Leveson Inquiry: James Murdoch's witness statement
James Murdoch's witness statement to the Leveson Inquiry states that he was "not ordinarily involved in the editorial decision-making process" while chairman of News International (NI).
The written statement , dated 16 April 2012, was published by the inquiry as Mr Murdoch gave evidence on Tuesday.
Mr Murdoch said: "Although from time to time I had conversations with the editors and their staff about the editorial agenda for the following month, I saw it as their job to make the decisions about what went into the paper."
He added the editors had been "carefully selected" in consultation with his father, Rupert Murdoch, chairman and chief executive of News Corporation, NI's owner.
Among other points, James Murdoch said:
- An email sent to him about phone-hacking at the News of the World "has been widely misreported and misunderstood"
- It was not a "warning that voicemail interception was widespread"
- The email was specifically about a claim brought by Professional Footballers' Association chief Gordon Taylor, which the NoW was trying to settle
- Allegations raised by a judge during civil proceedings by phone-hacking victims that senior executives at News International implemented a "pre-conceived plan to hide emails" did not relate to him
- He was not aware of any "pre-conceived plan to hide emails" or to "destroy evidence"
- He "had no role or responsibilities" in relation to any investigations by News International into claims a Times journalist was involved in hacking into an email account
- On News Corporation's bid for BSkyB, then Business Secretary Vince Cable turned down the company's offer of meetings. After Mr Cable ordered Ofcom and OFT probes into the bid on 4 November 2010, he reportedly said he had "declared war" on Rupert Murdoch
- He spoke to Chancellor George Osborne about the "slow progress" on regulatory matters surrounding the BSkyB bid on 29 November 2010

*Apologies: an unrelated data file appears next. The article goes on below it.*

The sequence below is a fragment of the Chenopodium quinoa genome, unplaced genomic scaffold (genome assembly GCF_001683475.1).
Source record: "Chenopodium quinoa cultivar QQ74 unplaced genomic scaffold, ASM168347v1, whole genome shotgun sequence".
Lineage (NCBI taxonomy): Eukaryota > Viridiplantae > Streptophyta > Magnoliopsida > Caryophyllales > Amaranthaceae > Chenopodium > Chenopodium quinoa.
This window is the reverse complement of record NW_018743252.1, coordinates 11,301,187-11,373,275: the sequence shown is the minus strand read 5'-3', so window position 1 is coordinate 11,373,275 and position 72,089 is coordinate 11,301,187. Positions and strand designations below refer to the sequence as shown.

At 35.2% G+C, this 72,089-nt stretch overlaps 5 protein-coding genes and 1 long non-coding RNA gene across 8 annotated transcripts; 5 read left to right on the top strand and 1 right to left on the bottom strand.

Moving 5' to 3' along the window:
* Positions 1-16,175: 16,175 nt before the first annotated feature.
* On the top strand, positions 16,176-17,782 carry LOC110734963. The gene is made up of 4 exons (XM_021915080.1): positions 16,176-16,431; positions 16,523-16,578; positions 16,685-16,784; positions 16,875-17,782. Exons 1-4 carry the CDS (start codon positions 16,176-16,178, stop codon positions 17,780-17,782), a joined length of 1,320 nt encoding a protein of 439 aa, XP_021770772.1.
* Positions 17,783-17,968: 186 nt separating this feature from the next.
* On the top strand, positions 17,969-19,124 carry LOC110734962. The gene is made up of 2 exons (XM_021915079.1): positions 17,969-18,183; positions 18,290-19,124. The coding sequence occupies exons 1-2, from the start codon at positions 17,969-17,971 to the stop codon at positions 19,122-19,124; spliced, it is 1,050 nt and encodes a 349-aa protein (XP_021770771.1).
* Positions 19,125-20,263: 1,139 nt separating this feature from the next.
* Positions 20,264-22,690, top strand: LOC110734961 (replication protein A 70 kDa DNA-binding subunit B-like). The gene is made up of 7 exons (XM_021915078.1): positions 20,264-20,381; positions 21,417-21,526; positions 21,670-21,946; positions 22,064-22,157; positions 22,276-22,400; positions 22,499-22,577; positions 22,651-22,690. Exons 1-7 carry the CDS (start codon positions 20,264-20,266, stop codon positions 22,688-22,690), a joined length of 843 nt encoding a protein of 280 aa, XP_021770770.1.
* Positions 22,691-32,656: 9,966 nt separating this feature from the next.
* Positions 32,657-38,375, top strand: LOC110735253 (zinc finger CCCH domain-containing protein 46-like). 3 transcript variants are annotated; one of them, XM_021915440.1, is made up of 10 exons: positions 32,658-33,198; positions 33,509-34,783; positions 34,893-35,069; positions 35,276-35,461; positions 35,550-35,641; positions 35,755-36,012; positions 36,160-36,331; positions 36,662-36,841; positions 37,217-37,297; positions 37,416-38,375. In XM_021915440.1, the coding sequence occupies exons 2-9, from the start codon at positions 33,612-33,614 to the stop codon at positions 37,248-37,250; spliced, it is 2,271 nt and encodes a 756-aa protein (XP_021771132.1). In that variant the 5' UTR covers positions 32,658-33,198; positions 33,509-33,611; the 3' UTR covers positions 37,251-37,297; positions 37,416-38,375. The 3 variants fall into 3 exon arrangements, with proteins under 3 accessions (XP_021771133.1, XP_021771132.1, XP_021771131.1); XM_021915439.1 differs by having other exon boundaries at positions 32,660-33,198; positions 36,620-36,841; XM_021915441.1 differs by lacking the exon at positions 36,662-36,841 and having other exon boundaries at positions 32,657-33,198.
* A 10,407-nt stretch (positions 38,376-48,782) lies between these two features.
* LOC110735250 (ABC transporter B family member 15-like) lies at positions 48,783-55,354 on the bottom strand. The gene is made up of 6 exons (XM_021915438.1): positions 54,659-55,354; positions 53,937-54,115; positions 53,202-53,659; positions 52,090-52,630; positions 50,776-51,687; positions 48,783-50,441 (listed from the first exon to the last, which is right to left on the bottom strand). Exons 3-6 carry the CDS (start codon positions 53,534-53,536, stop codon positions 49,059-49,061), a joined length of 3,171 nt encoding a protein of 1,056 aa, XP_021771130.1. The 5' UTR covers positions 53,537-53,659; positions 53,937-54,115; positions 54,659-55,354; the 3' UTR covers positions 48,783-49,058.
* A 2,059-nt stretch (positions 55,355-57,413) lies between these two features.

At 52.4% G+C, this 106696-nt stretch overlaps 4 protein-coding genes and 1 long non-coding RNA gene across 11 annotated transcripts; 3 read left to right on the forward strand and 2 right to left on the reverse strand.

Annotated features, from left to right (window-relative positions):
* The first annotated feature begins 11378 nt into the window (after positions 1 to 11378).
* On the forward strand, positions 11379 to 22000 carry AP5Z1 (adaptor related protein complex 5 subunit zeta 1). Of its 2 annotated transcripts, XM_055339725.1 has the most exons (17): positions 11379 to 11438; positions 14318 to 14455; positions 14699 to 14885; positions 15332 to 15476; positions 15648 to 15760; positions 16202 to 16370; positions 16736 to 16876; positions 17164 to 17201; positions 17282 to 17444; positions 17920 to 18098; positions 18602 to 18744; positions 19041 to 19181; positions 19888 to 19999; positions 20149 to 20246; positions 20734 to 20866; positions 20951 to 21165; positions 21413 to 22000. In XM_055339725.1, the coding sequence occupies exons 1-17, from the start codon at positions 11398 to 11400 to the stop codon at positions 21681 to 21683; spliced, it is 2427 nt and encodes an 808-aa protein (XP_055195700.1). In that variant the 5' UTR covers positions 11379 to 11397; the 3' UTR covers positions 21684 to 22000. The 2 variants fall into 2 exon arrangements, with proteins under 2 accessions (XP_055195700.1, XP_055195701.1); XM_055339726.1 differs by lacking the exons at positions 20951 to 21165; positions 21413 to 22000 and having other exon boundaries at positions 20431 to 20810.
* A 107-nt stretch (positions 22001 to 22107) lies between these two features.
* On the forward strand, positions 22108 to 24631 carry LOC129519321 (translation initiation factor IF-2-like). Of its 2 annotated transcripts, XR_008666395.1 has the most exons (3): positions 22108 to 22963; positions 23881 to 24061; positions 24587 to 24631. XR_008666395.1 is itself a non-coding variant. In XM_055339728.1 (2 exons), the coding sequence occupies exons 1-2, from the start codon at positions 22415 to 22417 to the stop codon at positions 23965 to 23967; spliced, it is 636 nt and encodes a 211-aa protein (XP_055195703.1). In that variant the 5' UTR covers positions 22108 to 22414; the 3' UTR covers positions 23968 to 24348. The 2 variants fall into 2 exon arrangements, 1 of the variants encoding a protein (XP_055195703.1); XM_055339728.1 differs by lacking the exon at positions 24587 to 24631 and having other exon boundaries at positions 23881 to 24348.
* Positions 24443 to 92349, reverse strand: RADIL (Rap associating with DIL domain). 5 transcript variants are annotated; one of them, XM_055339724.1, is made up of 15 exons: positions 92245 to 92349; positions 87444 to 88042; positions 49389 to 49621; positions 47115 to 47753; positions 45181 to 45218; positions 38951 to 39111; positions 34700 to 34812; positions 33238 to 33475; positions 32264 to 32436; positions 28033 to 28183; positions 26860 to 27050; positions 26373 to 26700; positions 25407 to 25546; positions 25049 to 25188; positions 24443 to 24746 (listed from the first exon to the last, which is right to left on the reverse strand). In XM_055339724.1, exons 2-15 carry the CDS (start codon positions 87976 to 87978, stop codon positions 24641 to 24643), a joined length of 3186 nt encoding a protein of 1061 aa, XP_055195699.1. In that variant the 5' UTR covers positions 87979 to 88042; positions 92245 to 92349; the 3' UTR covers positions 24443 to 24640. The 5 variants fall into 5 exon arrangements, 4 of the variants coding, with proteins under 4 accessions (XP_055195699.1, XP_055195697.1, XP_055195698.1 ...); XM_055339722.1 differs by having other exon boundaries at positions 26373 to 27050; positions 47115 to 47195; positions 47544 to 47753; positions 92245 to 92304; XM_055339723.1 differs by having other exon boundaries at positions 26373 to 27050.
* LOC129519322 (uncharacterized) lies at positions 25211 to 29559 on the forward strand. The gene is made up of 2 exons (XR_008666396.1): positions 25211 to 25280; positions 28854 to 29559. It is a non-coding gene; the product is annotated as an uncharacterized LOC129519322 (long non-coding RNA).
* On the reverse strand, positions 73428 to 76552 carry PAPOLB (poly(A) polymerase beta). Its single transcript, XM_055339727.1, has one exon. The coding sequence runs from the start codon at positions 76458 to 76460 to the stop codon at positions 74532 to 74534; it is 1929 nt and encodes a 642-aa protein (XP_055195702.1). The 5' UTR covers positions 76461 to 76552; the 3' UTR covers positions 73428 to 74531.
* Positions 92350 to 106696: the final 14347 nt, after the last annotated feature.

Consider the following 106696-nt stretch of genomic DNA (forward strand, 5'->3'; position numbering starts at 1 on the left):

- After responsibilities were passed on to Culture Secretary Jeremy Hunt, he spoke "briefly" to Prime Minister David Cameron about the bid at a 23 December 2010 dinner hosted by NI executive Rebekah Brooks
- He had a number of discussions - two at face-to-face meetings - with Jeremy Hunt about general media industry issues and did raise the bid
- News Corporation representatives "concerned... with our ability to communicate the strength of our substantive arguments to the relevant authorities" spoke to Jeremy Hunt or his advisers during the proposed bid for BSkyB
- Discussions at NI meetings would cover circulation, general performance, advertising revenue, the editorial agenda and proposed supplements. "The editors did not typically involve me in decisions to run stories or to cover them in a particular way"
- It was important to select "strong leaders of individual operating businesses and to give them the degree of autonomy necessary to respond to local conditions"
- He was involved in discussions leading to the decision to close the News of the World in 2011 in the wake of the phone-hacking scandal
- The decision was prompted by the fact that the "paper had been sullied by behaviour that was wrong"
- There had been "growing commercial and political pressure, we held ourselves to account... There was a high likelihood of further arrests, on information available to us at that time, and it was very difficult for the paper to continue to operate in that environment
- NI had been slow to probe allegations that widespread phone hacking had taken place earlier as police had announced that the original case had been "the subject of the most careful investigation by very experienced detectives", that no additional evidence had come to light and that no further investigation was required
- His current roles, which includes deputy chief operating officer of News Corporation, does not see him report directly to his father
- He has "no knowledge of how" NI newspapers came to endorse the various political parties ahead of the 1997 and 2005 general elections
- He was party to discussions which saw the Sun switch its allegiance from Labour to the Conservatives in 2010
- The Sun had started moving away from the Labour Party over lack of funding, supplies and support for British troops in Afghanistan after the government had committed to the conflict there. The consensus was reached after discussing a range of policies and effectiveness at implementing them and resulted in the decision to support a change in government
- He made David Cameron aware of the decision the Sun had taken to back the Tories. "This was the only time that I conveyed support of the papers. However, from my own point of view there was not, and never has been, any issue of support being conditional on particular policies or contingencies".